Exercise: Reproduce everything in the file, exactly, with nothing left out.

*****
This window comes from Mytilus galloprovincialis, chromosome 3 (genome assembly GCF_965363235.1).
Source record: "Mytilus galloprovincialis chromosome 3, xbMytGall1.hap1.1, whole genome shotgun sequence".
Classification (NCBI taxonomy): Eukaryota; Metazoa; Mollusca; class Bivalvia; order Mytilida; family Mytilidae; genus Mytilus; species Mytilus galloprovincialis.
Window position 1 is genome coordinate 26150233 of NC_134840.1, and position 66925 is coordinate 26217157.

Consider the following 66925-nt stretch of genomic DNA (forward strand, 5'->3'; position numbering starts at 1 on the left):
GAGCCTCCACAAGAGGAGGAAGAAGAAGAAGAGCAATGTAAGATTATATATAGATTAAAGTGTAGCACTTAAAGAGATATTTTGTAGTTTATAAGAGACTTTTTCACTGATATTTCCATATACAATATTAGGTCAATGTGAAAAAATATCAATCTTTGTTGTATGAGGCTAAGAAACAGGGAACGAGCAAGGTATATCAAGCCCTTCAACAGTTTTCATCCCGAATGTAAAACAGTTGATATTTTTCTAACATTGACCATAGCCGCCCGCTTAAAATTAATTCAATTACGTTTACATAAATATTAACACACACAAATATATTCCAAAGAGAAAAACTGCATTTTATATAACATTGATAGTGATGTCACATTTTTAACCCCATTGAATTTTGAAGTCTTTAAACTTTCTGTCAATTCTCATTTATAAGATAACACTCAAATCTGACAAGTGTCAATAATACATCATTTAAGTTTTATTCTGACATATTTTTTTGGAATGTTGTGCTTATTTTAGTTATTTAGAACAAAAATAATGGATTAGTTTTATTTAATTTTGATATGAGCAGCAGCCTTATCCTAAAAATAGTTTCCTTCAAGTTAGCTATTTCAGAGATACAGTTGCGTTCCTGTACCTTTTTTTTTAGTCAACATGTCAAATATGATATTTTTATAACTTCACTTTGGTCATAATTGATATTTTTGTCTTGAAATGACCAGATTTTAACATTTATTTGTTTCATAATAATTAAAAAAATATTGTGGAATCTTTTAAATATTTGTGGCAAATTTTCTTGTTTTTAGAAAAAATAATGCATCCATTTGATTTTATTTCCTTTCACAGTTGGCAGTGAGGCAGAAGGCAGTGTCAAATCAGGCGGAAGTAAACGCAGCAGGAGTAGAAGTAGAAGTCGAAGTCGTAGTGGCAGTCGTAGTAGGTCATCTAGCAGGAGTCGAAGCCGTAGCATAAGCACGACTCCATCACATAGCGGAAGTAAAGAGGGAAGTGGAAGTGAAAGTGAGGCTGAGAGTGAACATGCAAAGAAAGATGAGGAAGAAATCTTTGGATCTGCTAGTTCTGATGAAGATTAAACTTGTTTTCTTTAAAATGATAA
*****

This window comes from Mytilus galloprovincialis, chromosome 3 (genome assembly GCF_965363235.1).
Source record: "Mytilus galloprovincialis chromosome 3, xbMytGall1.hap1.1, whole genome shotgun sequence".
Classification (NCBI taxonomy): Eukaryota; Metazoa; Mollusca; class Bivalvia; order Mytilida; family Mytilidae; genus Mytilus; species Mytilus galloprovincialis.
Window position 1 is genome coordinate 26150233 of NC_134840.1, and position 66925 is coordinate 26217157.

Consider the following 66925-nt stretch of genomic DNA (forward strand, 5'->3'; position numbering starts at 1 on the left):
GAGCCTCCACAAGAGGAGGAAGAAGAAGAAGAGCAATGTAAGATTATATATAGATTAAAGTGTAGCACTTAAAGAGATATTTTGTAGTTTATAAGAGACTTTTTCACTGATATTTCCATATACAATATTAGGTCAATGTGAAAAAATATCAATCTTTGTTGTATGAGGCTAAGAAACAGGGAACGAGCAAGGTATATCAAGCCCTTCAACAGTTTTCATCCCGAATGTAAAACAGTTGATATTTTTCTAACATTGACCATAGCCGCCCGCTTAAAATTAATTCAATTACGTTTACATAAATATTAACACACACAAATATATTCCAAAGAGAAAAACTGCATTTTATATAACATTGATAGTGATGTCACATTTTTAACCCCATTGAATTTTGAAGTCTTTAAACTTTCTGTCAATTCTCATTTATAAGATAACACTCAAATCTGACAAGTGTCAATAATACATCATTTAAGTTTTATTCTGACATATTTTTTTGGAATGTTGTGCTTATTTTAGTTATTTAGAACAAAAATAATGGATTAGTTTTATTTAATTTTGATATGAGCAGCAGCCTTATCCTAAAAATAGTTTCCTTCAAGTTAGCTATTTCAGAGATACAGTTGCGTTCCTGTACCTTTTTTTTTAGTCAACATGTCAAATATGATATTTTTATAACTTCACTTTGGTCATAATTGATATTTTTGTCTTGAAATGACCAGATTTTAACATTTATTTGTTTCATAATAATTAAAAAAATATTGTGGAATCTTTTAAATATTTGTGGCAAATTTTCTTGTTTTTAGAAAAAATAATGCATCCATTTGATTTTATTTCCTTTCACAGTTGGCAGTGAGGCAGAAGGCAGTGTCAAATCAGGCGGAAGTAAACGCAGCAGGAGTAGAAGTAGAAGTCGAAGTCGTAGTGGCAGTCGTAGTAGGTCATCTAGCAGGAGTCGAAGCCGTAGCATAAGCACGACTCCATCACATAGCGGAAGTAAAGAGGGAAGTGGAAGTGAAAGTGAGGCTGAGAGTGAACATGCAAAGAAAGATGAGGAAGAAATCTTTGGATCTGCTAGTTCTGATGAAGATTAAACTTGTTTTCTTTAAAATGATAA